Government PSA Teaches You To Fight A Mass Shooter With Your Belt

A Homeland Security-sponsored mass shooter prep video encourages victims to "improvise weapons" and "attack with physical aggression"

Dec 03, 2015 at 5:04 PM ET

The FBI, Homeland Security and police departments across the country want you to know that if you end up in a mass shooter situation, you should be prepared to attack the gunman—even if that means wrapping your belt around your hand.

The most-viewed active shooter preparation video on YouTube was funded by the Department of Homeland Security and produced by the City of Houston’s Mayor’s Office. It’s featured on the FBI website and several local government and law enforcement and college sites from across the country.

The video cost $180,000 to produce and was released days after the Aurora, Colorado, shooting. It combines the violence you’d expect from a mass shooting dramatization with the bad acting and cheesy narration you’d expect from an anti-drug PSA. It begins with a man who looks like Bruce Willis’ stunt double approaching an office building.

The voiceover warns: “It may feel like just another day at the office. But occasionally, life feels more like an action movie than reality. The authorities are working hard to protect you and to protect our public spaces. But sometimes, bad people do bad things.”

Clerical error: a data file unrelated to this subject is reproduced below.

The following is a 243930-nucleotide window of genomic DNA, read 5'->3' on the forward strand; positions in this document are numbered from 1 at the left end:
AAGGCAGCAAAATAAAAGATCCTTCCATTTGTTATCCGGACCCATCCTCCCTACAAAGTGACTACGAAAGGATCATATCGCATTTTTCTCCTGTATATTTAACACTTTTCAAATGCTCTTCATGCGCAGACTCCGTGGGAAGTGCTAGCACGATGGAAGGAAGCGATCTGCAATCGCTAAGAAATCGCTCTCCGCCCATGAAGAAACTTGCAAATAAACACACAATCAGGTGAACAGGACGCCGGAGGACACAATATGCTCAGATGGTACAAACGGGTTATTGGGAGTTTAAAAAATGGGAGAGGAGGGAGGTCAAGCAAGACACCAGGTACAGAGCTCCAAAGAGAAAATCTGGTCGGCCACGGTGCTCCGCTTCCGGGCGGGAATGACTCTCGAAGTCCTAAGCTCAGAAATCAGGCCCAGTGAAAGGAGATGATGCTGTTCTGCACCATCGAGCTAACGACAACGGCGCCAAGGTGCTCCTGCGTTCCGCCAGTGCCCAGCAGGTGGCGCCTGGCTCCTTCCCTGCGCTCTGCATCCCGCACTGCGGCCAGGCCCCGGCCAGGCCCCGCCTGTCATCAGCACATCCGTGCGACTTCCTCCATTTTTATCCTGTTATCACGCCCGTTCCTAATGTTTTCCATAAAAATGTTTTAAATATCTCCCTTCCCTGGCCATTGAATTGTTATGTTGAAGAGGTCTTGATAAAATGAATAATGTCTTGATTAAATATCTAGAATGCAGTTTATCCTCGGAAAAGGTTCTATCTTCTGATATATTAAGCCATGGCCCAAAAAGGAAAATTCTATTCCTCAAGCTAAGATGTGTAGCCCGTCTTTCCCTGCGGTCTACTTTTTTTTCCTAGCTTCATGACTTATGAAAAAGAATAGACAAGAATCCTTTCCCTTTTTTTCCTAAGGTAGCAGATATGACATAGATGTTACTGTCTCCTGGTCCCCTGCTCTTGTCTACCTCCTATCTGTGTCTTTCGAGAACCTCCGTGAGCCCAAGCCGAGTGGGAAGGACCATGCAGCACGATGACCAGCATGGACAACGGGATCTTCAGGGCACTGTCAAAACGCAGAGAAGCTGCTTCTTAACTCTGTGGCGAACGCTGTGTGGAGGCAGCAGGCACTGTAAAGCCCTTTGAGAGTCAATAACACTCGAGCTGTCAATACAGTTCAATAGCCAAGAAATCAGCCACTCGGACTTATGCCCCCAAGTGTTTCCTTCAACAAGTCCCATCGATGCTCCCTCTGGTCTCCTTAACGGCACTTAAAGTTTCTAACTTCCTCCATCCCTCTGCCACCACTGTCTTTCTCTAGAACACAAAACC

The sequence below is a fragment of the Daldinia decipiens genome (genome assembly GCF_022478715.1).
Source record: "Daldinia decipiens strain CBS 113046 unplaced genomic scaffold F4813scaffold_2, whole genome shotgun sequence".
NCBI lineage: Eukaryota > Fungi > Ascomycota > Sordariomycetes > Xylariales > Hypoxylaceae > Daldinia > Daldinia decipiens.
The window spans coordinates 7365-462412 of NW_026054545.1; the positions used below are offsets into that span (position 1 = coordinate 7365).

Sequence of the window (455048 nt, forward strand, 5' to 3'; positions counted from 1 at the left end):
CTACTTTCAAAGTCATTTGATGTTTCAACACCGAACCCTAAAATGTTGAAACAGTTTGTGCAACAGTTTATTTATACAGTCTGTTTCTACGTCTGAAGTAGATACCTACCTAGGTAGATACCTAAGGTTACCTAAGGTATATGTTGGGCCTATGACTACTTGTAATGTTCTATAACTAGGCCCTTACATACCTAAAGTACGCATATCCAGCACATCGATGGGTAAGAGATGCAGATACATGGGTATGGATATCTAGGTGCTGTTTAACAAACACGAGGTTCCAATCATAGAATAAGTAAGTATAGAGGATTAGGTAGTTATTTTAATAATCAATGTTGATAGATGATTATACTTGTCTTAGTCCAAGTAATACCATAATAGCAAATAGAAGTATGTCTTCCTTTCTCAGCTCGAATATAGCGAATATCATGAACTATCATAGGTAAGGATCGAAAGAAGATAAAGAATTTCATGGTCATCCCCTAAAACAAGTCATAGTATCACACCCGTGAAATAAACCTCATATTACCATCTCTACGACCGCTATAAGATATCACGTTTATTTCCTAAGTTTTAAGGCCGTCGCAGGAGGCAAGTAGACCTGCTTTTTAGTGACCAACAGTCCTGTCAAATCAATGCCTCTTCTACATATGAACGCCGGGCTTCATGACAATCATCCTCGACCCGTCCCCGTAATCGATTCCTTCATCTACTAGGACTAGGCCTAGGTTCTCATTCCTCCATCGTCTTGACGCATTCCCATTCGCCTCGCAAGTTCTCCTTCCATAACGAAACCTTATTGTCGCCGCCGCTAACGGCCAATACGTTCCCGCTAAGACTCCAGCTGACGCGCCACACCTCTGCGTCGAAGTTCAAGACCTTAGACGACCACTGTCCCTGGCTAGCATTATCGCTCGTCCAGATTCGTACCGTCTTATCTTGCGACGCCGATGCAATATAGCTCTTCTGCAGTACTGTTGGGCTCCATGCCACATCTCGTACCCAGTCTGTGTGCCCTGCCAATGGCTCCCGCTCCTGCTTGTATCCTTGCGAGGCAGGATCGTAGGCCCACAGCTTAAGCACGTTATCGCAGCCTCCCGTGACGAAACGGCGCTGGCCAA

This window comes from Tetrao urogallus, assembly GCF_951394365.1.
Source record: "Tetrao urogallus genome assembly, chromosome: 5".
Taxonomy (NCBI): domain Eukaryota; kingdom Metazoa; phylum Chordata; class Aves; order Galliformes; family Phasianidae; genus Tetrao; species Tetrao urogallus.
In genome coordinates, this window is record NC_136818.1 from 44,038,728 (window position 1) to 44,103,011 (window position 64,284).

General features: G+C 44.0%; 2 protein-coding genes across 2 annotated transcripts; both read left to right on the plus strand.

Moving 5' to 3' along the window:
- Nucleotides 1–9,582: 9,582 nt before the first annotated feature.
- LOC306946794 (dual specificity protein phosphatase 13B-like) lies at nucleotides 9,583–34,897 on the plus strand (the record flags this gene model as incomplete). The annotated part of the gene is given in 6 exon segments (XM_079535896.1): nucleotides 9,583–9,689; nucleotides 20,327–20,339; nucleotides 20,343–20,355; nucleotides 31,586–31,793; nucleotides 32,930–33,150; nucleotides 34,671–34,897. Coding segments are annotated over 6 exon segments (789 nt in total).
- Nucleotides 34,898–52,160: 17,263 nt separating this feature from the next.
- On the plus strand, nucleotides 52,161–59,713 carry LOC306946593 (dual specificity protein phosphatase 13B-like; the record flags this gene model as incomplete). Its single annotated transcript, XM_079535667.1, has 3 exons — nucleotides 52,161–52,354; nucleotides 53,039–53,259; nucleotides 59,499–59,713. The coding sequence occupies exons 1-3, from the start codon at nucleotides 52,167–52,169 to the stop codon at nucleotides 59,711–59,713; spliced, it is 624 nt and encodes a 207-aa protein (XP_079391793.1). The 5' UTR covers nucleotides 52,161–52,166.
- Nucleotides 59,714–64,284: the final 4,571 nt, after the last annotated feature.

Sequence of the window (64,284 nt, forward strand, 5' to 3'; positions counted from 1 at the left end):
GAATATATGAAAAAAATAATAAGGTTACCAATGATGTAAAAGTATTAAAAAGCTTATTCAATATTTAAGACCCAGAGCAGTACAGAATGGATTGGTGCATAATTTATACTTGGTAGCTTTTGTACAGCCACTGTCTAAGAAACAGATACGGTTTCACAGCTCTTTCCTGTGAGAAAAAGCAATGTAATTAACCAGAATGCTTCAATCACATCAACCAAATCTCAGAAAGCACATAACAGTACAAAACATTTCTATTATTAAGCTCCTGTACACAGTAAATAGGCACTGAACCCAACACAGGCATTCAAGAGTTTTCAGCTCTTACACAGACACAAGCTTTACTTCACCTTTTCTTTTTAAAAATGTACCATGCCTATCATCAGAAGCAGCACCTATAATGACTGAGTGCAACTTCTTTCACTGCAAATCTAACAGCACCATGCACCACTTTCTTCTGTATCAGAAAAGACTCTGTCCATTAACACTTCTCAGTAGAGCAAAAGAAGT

Bootleg Bruce then pulls a tactical shotgun out of a duffle bag and starts blasting holes into a police officer and innocent bystanders.

The Run-Hide-Fight video encourages civilians to: “Attempt to incapacitate the shooter. Act with physical aggression. Improvise weapons. Commit to your actions.”

One scene depicts four office employees about to maul the shooter with a fire extinguisher, coffee pot, chair and belt. The man who wraps his belt around his hand inexplicably decided to use this weapon instead of one of the two extra chairs.

The video is uncomfortable, and probably not in the way it was intended, but it does demonstrate the exact safety protocol that the FBI and Department of Homeland Security recommend—first, try to run away; second, try to hide in a safe room; and if neither of those work, then attack the attacker.

Houston officials decided to cut a scene from the film that advises the use of guns, because only 3 percent of Texans have a permit to carry concealed weapons. Nevertheless, the video depicts a plan that Ben Carson and gun rights advocates would approve of, and it’s a plan that more and more police departments are endorsing after incidents like the Virginia Tech shooting, where many of the victims who hid or played dead were still killed. A Texas State University analysis of 84 U.S. mass shootings between 2000 and 2010 showed that civilians were able to subdue or shoot an attacker in 16 cases. In several other cases, civilians took action and delayed the attacker.

Other videos about shooting response also focus on fighting back. A video produced by Ohio State University recommends bludgeoning a shooter with a fire extinguisher if running and hiding don’t work out.

A video made by pro-gun content producer MrMuscleBilly skips the hiding and running, and suggests throwing yourself at the shooter if you don’t have a gun on you.

But it’s probably better to listen to the government agencies who made a six-minute video from the price of a small house.